It’s long been known that Beijing is one of the most polluted cities in the world. A recent time-lapse video of smog rolling in over the city proved that point in no uncertain terms.
But now it looks like China is getting ready to tackle that issue head on. On January 5, Reuters reported that the nation is planning to invest 2.5 trillion Yuan–$361 billion—in renewable energy generation by the year 2020.
According to China’s National Energy Administration, that investment will create more than 13 million jobs in the clean energy sector. This will presumably take some of the pain out of potential job losses as the nation moves away from polluting, heavy industries.
The NEA says China plans to install wind, hydroelectric, solar, and nuclear power facilities and hopes that these sources will contribute to about 50 percent of the nation’s new electricity generation.
“The government may exceed these targets because there are more investment opportunities in the sector as costs go down,” Steven Han, a renewable analyst with securities firm Shenyin Wanguo, told Reuters.
The cost of building large-scale solar plants has dropped by about 40 percent since 2010, and China became the world’s top solar generator last year.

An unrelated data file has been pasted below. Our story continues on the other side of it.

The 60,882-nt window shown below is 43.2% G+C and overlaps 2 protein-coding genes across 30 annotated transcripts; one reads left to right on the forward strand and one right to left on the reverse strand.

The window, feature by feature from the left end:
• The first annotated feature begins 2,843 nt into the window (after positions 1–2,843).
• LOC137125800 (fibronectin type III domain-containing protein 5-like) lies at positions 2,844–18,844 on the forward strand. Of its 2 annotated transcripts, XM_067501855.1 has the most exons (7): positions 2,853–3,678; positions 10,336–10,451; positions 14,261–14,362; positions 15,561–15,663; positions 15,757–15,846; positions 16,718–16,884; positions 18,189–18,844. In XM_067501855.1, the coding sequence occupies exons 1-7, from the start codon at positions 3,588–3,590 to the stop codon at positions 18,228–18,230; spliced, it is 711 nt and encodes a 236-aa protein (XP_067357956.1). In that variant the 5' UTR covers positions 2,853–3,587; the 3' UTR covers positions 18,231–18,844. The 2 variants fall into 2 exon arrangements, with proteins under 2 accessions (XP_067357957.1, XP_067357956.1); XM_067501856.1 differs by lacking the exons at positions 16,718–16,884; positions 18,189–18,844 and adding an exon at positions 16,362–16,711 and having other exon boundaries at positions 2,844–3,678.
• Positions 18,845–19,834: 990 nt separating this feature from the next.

Although Beijing has been focusing on reducing pollution for some time, this may be the first concrete government spending on such a large scale dedicated specifically to renewable energy generation.
But the forecast isn’t all sunshine yet. Even after all this investment, renewables will still only account for 15 percent of overall energy consumption by 2020. More than half of China’s installed power capacity will still be fueled by coal.
Although a $361 billion investment is not all that big in the overall scheme of things, it sends a clear signal to markets that there is a future in clean energy. Once investors see that shift happening, funding for renewable energy generation will grow and make new and more ambitious initiatives possible.
Nonetheless, this investment should go at least some way toward addressing the ever-increasing social and economic cost of pollution in the world’s second largest economy.